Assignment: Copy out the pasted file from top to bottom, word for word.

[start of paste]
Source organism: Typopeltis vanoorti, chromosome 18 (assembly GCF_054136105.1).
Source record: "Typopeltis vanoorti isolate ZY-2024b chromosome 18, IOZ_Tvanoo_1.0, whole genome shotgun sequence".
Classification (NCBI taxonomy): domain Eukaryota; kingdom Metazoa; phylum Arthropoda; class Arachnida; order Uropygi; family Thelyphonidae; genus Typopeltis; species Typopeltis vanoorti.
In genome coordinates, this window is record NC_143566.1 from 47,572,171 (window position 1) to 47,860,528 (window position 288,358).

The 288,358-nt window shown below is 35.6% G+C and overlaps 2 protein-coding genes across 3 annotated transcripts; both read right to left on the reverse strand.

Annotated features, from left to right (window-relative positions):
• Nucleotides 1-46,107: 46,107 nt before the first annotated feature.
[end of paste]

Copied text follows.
Source organism: Typopeltis vanoorti, chromosome 18 (assembly GCF_054136105.1).
Source record: "Typopeltis vanoorti isolate ZY-2024b chromosome 18, IOZ_Tvanoo_1.0, whole genome shotgun sequence".
Classification (NCBI taxonomy): domain Eukaryota; kingdom Metazoa; phylum Arthropoda; class Arachnida; order Uropygi; family Thelyphonidae; genus Typopeltis; species Typopeltis vanoorti.
In genome coordinates, this window is record NC_143566.1 from 47,572,171 (window position 1) to 47,860,528 (window position 288,358).

The 288,358-nt window shown below is 35.6% G+C and overlaps 2 protein-coding genes across 3 annotated transcripts; both read right to left on the reverse strand.

Annotated features, from left to right (window-relative positions):
• Nucleotides 1-46,107: 46,107 nt before the first annotated feature.